Our original four boys came from Ardo Alpacas in Aberdeenshire. We are not alpaca breeders and have our boys purely as pets. Our experience is that you don't need to be a breeder and that a 'batchelor herd' can give much pleasure to the owner. We have 5 acres including our big garden and grazing for the boys, 15 miles north of Inverness, Scotland. I spin, knit, felt and crochet with the fleece from the boys.


Just a reminder that clicking on (most) of the photos will show them greatly enlarged.

Sunday, 21 April 2013

The joys of feed time.

A bit of an optical illusion here as the bowl seems so small - but this is caused by the size of Gaucho's head and top knot.  Reading Lisa's blog (www.one-perfectday.blogspot.co.uk) about feeding her herd down in Tasmania made us laugh.  Trying to get our boys fed properly, without aggro and the occasional spit (putting all the others off), can be a bit of a job too.
We tend to feed the boys their supplement by laying out their bowls in a large semi-circle.  Generally they will go to  their bowl in the same order - Fergus is first (but often pushed out of the way by Wee Eck), Faro is second(in a metal bowl!) and Fidget is always last!  Fyta almost always lies down to enjoy his grub like this.
Wee Eck standing next to Fyta often has to be coaxed to start eating (he just wants to be hand fed!) with the result that he is always last to finish and spends his time chewing, making camel noises, guarding his bowl and fending off approaches from others intent on grabbing his food!  Faro is also a very slow eater and if disturbed will leave his bowl so we try to make sure he is left in peace to eat (you can tell that these rugged mountain machos don't get fussed, can't you?)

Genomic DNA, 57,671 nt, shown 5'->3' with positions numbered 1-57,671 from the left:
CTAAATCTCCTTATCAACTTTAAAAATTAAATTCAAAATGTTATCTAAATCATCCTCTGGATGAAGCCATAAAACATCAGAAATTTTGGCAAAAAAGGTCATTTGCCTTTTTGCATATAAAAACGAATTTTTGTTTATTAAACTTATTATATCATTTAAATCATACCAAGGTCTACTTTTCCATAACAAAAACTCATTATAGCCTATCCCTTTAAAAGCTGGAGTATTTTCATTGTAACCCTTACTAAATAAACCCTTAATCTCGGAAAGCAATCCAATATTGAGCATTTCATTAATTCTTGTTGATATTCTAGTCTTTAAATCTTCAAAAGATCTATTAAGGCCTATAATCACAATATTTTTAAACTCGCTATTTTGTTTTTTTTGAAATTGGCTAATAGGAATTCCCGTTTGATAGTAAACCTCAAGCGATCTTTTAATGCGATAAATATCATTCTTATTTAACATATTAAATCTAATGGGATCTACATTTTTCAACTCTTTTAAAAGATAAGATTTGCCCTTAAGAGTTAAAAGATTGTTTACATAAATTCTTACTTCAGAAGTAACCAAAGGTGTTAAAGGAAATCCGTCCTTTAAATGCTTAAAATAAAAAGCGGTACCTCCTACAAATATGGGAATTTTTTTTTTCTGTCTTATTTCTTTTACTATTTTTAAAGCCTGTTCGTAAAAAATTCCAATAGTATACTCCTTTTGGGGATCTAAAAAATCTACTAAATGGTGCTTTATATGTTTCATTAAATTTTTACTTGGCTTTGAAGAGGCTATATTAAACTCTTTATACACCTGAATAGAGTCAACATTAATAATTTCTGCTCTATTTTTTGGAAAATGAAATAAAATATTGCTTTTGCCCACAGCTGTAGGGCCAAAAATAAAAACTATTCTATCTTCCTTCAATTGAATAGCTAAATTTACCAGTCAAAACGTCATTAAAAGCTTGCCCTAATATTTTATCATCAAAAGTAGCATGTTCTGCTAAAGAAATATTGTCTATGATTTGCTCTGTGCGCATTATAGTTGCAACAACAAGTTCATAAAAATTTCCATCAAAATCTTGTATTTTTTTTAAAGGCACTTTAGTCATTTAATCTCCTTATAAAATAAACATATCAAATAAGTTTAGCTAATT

Gully (left) with Faro.
Rufus with Hunkey Dunkey and his hens in the next enclosure.
Wee Eck is one of those alpacas with curly hair all over his face, over his nose and under his chin.  It's a hard job to see his black eyes amongst all the curls.
And finally............'himself' got the mower out yesterday for the first time this year and soon got it clogged with moss.  He kept complaining of 'achey-breaky' backache, but with views like this from the veg garden, whats the problem?  He'll be wanting sugar in his tea next!


  1. It is fun trying to feed 30 females all in together; I have to run round the troughs, otherwise the greedy ones at the start are there again at the end! I also have to shoo the odd hen out of the way at the same time as they try to get in on feed time !

  2. They definitely learn routines don't they, but Fin's routine overrides all others - he grabs a mouthful from one bowl, then moves on to polish off the next as quickly as possible, so he can try his luck at raiding the third, it's a feeding time frenzy... Your boys look very civilised in comparison.